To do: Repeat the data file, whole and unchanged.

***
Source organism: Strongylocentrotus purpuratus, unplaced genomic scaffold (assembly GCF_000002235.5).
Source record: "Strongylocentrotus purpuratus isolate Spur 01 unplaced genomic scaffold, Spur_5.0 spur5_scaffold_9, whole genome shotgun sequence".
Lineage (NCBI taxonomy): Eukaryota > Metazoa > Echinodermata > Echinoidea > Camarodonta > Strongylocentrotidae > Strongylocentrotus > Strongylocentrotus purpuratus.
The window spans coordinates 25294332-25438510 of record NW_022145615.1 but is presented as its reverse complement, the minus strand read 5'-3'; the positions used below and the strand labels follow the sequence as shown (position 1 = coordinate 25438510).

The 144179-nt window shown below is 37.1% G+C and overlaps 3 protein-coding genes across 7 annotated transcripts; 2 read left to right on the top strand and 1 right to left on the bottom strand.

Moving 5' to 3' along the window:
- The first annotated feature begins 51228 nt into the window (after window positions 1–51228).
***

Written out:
Source organism: Strongylocentrotus purpuratus, unplaced genomic scaffold (assembly GCF_000002235.5).
Source record: "Strongylocentrotus purpuratus isolate Spur 01 unplaced genomic scaffold, Spur_5.0 spur5_scaffold_9, whole genome shotgun sequence".
Lineage (NCBI taxonomy): Eukaryota > Metazoa > Echinodermata > Echinoidea > Camarodonta > Strongylocentrotidae > Strongylocentrotus > Strongylocentrotus purpuratus.
The window spans coordinates 25294332-25438510 of record NW_022145615.1 but is presented as its reverse complement, the minus strand read 5'-3'; the positions used below and the strand labels follow the sequence as shown (position 1 = coordinate 25438510).

The 144179-nt window shown below is 37.1% G+C and overlaps 3 protein-coding genes across 7 annotated transcripts; 2 read left to right on the top strand and 1 right to left on the bottom strand.

Moving 5' to 3' along the window:
- The first annotated feature begins 51228 nt into the window (after window positions 1–51228).